Waxwork is a childhood favorite of so many who grew up with it in the height of the video era—and for good reason. For kids introduced to horror through the relatively tame Universal Classic Monsters, maybe moving onto something like The Monster Squad after that, Waxwork is the perfect next step. It brings together nearly all the great monsters while modernizing things in great, goofy, gory glory. Anthony Hickox both treats the material seriously and embraces its sheer campiness in almost equal doses. Thanks to the recent Vestron Blu-ray release, it is being introduced to a bigger audience than ever.
Because of this cult audience it has amassed over the years, so many fans have suggested Waxwork as one of those rare horror movies that could benefit from a remake. Most of the comments are exactly the same: they believe that it should naturally be done by bringing in the iconic “modern” monsters of the ‘70s and ‘80s instead of simply reusing the timeless classics.
What these fans don’t realize, however, is how close we actually came to getting something like that in the first place.
Waxwork was never meant to include every current horror icon of the time in which it was made, but it was at one point going to at least include one—none other than Friday the 13th’s signature villain, Jason Voorhees!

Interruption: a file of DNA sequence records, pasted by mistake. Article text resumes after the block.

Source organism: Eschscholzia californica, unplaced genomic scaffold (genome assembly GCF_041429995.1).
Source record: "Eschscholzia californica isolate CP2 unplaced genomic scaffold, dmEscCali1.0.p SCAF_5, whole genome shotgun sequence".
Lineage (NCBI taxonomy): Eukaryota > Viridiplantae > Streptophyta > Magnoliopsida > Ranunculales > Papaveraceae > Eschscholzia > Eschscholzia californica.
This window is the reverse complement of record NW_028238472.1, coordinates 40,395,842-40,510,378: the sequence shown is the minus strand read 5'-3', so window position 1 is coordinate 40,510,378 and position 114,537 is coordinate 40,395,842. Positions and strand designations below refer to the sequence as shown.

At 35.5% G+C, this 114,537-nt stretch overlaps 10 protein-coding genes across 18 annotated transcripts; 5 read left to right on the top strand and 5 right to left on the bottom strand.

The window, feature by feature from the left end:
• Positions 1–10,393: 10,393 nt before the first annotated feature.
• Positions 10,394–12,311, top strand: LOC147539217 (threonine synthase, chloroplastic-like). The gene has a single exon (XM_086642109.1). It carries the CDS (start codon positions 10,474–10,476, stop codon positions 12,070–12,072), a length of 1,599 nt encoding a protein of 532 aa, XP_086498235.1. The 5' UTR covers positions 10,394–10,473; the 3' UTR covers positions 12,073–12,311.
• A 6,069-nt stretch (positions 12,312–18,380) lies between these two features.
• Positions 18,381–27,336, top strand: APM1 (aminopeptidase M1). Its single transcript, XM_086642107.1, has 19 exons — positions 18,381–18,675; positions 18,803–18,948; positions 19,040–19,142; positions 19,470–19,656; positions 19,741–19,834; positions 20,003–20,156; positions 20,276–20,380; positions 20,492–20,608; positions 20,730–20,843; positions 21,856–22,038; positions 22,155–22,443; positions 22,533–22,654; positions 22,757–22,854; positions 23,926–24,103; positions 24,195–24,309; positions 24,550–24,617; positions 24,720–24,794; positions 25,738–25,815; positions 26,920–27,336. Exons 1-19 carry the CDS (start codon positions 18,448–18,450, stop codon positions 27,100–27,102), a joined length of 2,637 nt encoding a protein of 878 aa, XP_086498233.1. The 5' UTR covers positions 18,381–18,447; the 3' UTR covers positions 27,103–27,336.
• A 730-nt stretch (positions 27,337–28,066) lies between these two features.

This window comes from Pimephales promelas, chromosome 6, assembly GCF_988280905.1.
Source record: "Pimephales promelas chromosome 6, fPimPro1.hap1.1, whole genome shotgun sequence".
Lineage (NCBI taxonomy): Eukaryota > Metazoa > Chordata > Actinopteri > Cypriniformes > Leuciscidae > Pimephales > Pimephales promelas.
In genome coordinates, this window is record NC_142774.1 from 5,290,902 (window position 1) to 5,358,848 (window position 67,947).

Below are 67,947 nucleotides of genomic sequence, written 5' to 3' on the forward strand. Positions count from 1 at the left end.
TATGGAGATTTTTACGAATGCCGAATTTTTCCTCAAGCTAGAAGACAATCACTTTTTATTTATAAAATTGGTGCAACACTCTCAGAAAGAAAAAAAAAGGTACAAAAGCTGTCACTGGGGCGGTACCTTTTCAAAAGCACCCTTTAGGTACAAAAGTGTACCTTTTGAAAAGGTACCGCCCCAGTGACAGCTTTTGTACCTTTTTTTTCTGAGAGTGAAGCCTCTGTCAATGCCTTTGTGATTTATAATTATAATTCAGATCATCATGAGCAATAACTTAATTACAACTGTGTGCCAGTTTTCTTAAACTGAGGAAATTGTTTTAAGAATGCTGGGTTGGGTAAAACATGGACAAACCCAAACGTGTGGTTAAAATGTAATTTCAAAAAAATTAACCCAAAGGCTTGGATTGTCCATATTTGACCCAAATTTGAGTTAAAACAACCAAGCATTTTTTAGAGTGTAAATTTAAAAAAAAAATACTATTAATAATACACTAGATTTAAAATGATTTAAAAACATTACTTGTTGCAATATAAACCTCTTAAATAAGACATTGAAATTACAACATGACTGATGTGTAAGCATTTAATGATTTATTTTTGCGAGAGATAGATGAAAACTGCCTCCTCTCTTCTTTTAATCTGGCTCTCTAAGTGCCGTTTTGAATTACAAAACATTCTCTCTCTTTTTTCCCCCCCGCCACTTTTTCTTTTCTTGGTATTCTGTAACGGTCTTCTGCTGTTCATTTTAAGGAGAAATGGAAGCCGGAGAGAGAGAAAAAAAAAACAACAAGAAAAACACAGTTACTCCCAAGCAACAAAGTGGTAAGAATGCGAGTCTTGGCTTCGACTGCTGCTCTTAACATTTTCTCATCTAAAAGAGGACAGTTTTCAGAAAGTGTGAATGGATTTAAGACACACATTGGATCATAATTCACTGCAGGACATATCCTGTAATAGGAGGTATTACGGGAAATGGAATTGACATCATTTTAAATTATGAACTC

For Waxwork fans, this was a rumor that had persisted for a very long time. I had always heard that Jason was in the original script, but was eventually taken out and replaced with another monster. The way it had always been described, Jason was meant to appear when Jonathon went over to the Waxwork to look for China and the others, only to be “fed” to the Phantom of the Opera. In the scene, Jonathon stops to see the wax figure and has a kind of fan boy reaction, recognizing the mask from the movie Curse of the Opera. David Warner’s Mr. Lincoln pauses, surprised, to say “They made a movie about the Phantom of the Opera?” And Jonathan replies, “Several.”
This scene makes no sense in its finished form in the film. Jonathan is a full-on jock, an established meathead and it’s a surprise for him to know much of anything about the Phantom of the Opera. But this absolutely seems like a guy who would have eagerly taken in whatever Friday the 13th was currently playing that weekend.
If you replace the Phantom with Jason in that scene, it makes perfect sense. All of that dialogue that doesn’t match up is immediately believable if Jonathan’s marveling at a hockey mask instead of the Phantom’s mask, or if Lincoln’s shockingly asking “They made a movie about the Crystal Lake killings?” Or something along those lines.
When looking at that scene and hearing that Jason was supposed to appear in it instead, it’s a no-brainer. It could also be completely wrong.
I actually looked up the original script and in that, Jason is nowhere to be found. He is definitely not present in the Phantom of the Opera sequence, which is written exactly the same way in the script as it appears in the finished film. But, not every monster that appears in the movie appears in that script, either. There were so many creatures featured in the waxwork and in the huge finale that didn’t get their own standout sequence, many of which were devised by Bob Keen and his FX crew during production.